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Rick Stroud, Greg Auman and Matt Baker

Jagodzinski: "I coach to win"



New offensive coordinator Jeff Jagodzinski just finished his first interview with the local media here at One Buc Place.

Among the revelations was a confirmation that, yes, the Bucs will implement a good deal of a zone blocking this season, something he hopes will lead to "a downhill" running attack. He also said the Bucs will look to take advantage of opportunities to throw the ball down the field.

But he summed up philosophy with this statement: "I don't coach to not lose the game. I coach to win."

Whether that means the Bucs will open things up this season remains to be seen, but he definitely has plans to make the offense more player-friendly and adaptable to players' strengths. Those are things that did not always occur under Jon Gruden's leadership of the offense the past seven seasons.

For example, consider Jagodzinski's emphasis on streamlining the verbiage in the offense.

"What I have tried to do is limit the terminology," he said. "You can say the same thing without a lot of words. I think it will be player friendly."

New acquisitions and younger players struggled with their command of Gruden's offense, in large part because of its extensive verbiage and numerous, complex variables. Another difference: Jagodzinski said his philosophy in the redzone is to think "touchdown then checkdown." In other words, he's looking to throw into the end zone first, then take the the less-attractive passing option if that's not possible. It's debatable whether Gruden had the same outlook considering the Bucs' sporadic efforts to throw into the end zone.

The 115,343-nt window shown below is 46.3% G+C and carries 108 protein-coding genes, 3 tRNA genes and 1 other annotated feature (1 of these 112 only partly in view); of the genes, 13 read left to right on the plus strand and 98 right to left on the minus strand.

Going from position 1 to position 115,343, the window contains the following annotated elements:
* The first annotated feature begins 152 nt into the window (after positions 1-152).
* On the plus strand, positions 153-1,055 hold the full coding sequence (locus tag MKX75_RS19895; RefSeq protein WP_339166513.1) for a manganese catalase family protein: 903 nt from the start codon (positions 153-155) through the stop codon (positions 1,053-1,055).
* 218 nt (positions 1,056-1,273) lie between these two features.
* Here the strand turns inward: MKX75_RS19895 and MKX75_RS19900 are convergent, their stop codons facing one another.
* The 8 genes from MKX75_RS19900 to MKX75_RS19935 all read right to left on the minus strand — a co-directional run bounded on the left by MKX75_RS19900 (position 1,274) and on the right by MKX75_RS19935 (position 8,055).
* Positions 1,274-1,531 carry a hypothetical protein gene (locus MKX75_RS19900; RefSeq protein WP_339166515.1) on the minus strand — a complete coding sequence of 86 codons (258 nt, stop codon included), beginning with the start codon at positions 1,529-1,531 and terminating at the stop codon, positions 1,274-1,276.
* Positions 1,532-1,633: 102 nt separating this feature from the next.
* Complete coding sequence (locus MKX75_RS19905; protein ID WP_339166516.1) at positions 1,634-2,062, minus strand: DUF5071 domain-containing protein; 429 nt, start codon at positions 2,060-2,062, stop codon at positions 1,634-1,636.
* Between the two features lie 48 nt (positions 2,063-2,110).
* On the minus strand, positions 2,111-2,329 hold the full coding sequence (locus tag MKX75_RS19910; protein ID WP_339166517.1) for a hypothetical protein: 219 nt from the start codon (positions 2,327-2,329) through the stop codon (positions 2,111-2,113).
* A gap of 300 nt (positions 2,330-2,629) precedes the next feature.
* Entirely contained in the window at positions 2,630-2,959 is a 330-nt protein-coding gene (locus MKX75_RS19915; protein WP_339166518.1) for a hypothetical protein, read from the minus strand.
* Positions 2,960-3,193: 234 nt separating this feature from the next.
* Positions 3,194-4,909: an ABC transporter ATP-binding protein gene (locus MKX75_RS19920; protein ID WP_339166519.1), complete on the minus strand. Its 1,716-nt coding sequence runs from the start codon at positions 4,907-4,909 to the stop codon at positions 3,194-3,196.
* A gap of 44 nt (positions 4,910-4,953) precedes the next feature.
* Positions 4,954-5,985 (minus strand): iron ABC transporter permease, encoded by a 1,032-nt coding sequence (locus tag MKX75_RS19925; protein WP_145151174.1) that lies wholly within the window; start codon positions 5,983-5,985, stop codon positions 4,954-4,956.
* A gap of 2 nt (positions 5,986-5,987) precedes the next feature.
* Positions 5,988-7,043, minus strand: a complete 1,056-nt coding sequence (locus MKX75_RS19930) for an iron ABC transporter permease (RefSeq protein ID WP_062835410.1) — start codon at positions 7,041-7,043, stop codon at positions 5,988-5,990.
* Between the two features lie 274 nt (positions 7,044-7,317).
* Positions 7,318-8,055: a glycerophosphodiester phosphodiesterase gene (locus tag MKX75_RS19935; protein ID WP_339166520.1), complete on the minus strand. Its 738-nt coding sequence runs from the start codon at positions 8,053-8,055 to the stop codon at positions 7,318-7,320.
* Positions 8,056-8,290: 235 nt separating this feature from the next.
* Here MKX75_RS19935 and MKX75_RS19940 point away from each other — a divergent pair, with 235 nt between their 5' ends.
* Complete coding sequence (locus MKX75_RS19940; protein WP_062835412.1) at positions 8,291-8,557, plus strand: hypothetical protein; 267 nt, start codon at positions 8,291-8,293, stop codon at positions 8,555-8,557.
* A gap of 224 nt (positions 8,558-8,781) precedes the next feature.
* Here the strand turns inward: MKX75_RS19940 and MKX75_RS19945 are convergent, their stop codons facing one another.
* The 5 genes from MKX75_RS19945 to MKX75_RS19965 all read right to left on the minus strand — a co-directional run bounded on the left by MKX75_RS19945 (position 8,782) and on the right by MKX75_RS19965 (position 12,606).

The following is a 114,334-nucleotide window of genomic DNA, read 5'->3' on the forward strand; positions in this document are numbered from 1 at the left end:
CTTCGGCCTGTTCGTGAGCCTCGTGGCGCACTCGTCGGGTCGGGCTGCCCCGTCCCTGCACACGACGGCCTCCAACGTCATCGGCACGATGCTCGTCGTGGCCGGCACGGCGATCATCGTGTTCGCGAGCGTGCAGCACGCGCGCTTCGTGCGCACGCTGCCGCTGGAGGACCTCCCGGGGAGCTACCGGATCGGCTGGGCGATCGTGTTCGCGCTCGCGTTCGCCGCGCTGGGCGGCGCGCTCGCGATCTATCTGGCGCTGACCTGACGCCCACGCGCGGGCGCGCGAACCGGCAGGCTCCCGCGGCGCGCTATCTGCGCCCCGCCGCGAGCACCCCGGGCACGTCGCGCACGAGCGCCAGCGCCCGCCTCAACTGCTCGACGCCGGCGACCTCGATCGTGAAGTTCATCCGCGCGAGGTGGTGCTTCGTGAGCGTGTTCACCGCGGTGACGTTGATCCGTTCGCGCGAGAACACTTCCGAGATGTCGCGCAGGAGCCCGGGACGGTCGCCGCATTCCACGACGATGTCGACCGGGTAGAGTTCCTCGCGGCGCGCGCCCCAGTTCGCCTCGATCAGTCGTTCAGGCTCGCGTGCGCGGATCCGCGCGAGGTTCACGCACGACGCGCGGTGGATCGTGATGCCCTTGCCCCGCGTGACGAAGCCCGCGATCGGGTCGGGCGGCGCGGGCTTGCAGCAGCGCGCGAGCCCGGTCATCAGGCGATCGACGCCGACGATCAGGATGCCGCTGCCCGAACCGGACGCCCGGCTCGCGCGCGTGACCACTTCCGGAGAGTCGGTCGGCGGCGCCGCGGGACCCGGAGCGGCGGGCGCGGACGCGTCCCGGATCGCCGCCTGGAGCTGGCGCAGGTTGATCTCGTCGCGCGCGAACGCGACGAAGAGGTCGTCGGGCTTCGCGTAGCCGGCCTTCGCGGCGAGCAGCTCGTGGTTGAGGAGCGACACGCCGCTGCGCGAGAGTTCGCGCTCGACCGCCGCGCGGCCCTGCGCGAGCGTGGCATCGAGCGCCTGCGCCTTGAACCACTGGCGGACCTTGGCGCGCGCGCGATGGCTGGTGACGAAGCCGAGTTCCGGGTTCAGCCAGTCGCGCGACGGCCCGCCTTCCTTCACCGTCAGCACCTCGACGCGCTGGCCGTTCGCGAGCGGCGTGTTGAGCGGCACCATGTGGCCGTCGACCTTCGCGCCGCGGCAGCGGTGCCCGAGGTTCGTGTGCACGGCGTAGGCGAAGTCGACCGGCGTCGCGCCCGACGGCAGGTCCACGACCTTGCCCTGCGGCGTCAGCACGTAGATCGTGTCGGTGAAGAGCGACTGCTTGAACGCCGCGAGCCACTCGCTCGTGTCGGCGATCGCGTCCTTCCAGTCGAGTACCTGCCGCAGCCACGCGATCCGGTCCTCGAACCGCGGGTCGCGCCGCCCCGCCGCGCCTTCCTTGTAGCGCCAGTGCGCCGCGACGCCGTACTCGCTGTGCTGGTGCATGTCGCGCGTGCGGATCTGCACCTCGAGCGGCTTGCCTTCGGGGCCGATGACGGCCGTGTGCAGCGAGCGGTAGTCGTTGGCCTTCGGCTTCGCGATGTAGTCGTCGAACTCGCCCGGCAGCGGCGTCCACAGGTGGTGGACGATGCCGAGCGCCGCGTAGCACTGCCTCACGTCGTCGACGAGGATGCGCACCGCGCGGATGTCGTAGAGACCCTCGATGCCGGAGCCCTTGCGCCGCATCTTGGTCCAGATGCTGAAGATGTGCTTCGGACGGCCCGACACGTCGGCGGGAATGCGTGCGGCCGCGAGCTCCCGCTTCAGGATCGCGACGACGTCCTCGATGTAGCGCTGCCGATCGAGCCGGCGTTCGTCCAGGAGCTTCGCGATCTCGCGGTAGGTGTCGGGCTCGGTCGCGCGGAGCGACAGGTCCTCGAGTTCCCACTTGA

As for what the offense will look like, expect to see many elements of the West Coast offense. But that won't exclude the use of 5- and 7-step quarterback drops.

"I don't think you can lock into one thing," said Jagodzinski, who has worked underneath several coaches who utilize the West Coast scheme. It's a term that Jagodzinski isn't totally comfortable with because he thinks the term is too broad and doesn't accurately describe what he plans to install here.

And one thing that Jagodzinski potentially would attempt is using receivers Antonio Bryant and Joey Galloway -- assuming both are on the roster this fall -- at the same time. Gruden often talked of the difficulty of doing so within his offense because both played split end, making Galloway a nonfactor during the second half of the season.

"I think we can get anybody to play together, Jagodzinski said.

Another topic covered was Jagodzinski's controversial January departure from Boston College, where he worked as head coach. He was dismissed by the school after being told not to pursue the then-vacant Jets head-coaching post.

In his first public comments on the matter, Jagodzinski said he had no regrets.

"That chapter of my life is closed and I'm moving on and I really believe there is a plan for myself and my family," he said. "I don't live in regret. You regret a lot more things that you didn't do rather than what you did do."

Jagodzinski admitted the lure of the NFL was hard to ignore and disagreed with the school's position.

"I mean I had an opportunity to talk to one of the top 32 teams that's (at) the pinnacle of your profession. I didn't see anything wrong with that. But there was a difference of opinion.

"Again, I did what I thought was best for my family and that's what I did. . . If I didn't do it, I would always wonder, 'What if?' And I dont want to live that way."

[Last modified: Wednesday, May 26, 2010 3:25pm]


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